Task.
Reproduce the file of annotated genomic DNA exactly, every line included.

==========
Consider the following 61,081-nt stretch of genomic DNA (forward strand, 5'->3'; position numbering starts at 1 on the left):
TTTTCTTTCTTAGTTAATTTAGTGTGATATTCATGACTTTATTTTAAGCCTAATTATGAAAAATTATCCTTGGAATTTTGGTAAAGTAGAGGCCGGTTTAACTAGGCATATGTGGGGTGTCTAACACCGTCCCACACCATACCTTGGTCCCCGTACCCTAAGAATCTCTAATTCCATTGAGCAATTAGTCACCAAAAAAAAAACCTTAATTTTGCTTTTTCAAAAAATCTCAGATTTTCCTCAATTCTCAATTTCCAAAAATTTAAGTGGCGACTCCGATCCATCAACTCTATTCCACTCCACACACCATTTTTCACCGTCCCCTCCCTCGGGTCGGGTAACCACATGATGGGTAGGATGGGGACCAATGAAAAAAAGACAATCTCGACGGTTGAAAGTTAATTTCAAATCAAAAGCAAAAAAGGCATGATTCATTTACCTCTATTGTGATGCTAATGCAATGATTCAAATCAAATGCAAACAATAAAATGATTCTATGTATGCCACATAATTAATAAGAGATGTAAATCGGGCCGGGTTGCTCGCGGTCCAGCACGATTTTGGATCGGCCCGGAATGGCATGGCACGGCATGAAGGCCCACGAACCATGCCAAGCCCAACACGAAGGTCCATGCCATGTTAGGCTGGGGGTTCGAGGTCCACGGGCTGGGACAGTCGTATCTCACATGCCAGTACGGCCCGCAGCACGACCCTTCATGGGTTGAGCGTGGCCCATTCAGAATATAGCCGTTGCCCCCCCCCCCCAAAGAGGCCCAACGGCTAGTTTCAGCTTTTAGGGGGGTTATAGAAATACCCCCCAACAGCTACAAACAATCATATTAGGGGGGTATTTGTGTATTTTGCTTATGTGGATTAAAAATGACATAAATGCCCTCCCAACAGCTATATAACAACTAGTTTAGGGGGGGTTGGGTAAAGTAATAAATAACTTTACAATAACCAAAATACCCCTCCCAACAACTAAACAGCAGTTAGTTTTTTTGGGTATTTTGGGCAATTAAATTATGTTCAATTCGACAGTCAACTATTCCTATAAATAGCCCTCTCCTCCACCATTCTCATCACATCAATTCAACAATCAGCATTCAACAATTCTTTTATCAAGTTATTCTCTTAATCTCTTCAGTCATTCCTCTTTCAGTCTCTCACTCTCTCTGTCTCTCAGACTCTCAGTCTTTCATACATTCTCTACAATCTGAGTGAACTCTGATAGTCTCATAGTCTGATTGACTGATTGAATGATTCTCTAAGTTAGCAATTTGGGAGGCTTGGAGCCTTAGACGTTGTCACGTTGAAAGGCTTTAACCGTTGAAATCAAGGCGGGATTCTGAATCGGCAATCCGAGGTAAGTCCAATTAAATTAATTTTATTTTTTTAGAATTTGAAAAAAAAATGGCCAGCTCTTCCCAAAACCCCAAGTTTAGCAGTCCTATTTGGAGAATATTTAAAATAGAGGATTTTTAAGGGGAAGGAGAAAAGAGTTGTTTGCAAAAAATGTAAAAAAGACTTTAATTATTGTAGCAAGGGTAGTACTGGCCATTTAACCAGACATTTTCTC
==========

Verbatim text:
Consider the following 61,081-nt stretch of genomic DNA (forward strand, 5'->3'; position numbering starts at 1 on the left):
TTTTCTTTCTTAGTTAATTTAGTGTGATATTCATGACTTTATTTTAAGCCTAATTATGAAAAATTATCCTTGGAATTTTGGTAAAGTAGAGGCCGGTTTAACTAGGCATATGTGGGGTGTCTAACACCGTCCCACACCATACCTTGGTCCCCGTACCCTAAGAATCTCTAATTCCATTGAGCAATTAGTCACCAAAAAAAAAACCTTAATTTTGCTTTTTCAAAAAATCTCAGATTTTCCTCAATTCTCAATTTCCAAAAATTTAAGTGGCGACTCCGATCCATCAACTCTATTCCACTCCACACACCATTTTTCACCGTCCCCTCCCTCGGGTCGGGTAACCACATGATGGGTAGGATGGGGACCAATGAAAAAAAGACAATCTCGACGGTTGAAAGTTAATTTCAAATCAAAAGCAAAAAAGGCATGATTCATTTACCTCTATTGTGATGCTAATGCAATGATTCAAATCAAATGCAAACAATAAAATGATTCTATGTATGCCACATAATTAATAAGAGATGTAAATCGGGCCGGGTTGCTCGCGGTCCAGCACGATTTTGGATCGGCCCGGAATGGCATGGCACGGCATGAAGGCCCACGAACCATGCCAAGCCCAACACGAAGGTCCATGCCATGTTAGGCTGGGGGTTCGAGGTCCACGGGCTGGGACAGTCGTATCTCACATGCCAGTACGGCCCGCAGCACGACCCTTCATGGGTTGAGCGTGGCCCATTCAGAATATAGCCGTTGCCCCCCCCCCCCAAAGAGGCCCAACGGCTAGTTTCAGCTTTTAGGGGGGTTATAGAAATACCCCCCAACAGCTACAAACAATCATATTAGGGGGGTATTTGTGTATTTTGCTTATGTGGATTAAAAATGACATAAATGCCCTCCCAACAGCTATATAACAACTAGTTTAGGGGGGGTTGGGTAAAGTAATAAATAACTTTACAATAACCAAAATACCCCTCCCAACAACTAAACAGCAGTTAGTTTTTTTGGGTATTTTGGGCAATTAAATTATGTTCAATTCGACAGTCAACTATTCCTATAAATAGCCCTCTCCTCCACCATTCTCATCACATCAATTCAACAATCAGCATTCAACAATTCTTTTATCAAGTTATTCTCTTAATCTCTTCAGTCATTCCTCTTTCAGTCTCTCACTCTCTCTGTCTCTCAGACTCTCAGTCTTTCATACATTCTCTACAATCTGAGTGAACTCTGATAGTCTCATAGTCTGATTGACTGATTGAATGATTCTCTAAGTTAGCAATTTGGGAGGCTTGGAGCCTTAGACGTTGTCACGTTGAAAGGCTTTAACCGTTGAAATCAAGGCGGGATTCTGAATCGGCAATCCGAGGTAAGTCCAATTAAATTAATTTTATTTTTTTAGAATTTGAAAAAAAAATGGCCAGCTCTTCCCAAAACCCCAAGTTTAGCAGTCCTATTTGGAGAATATTTAAAATAGAGGATTTTTAAGGGGAAGGAGAAAAGAGTTGTTTGCAAAAAATGTAAAAAAGACTTTAATTATTGTAGCAAGGGTAGTACTGGCCATTTAACCAGACATTTTCTC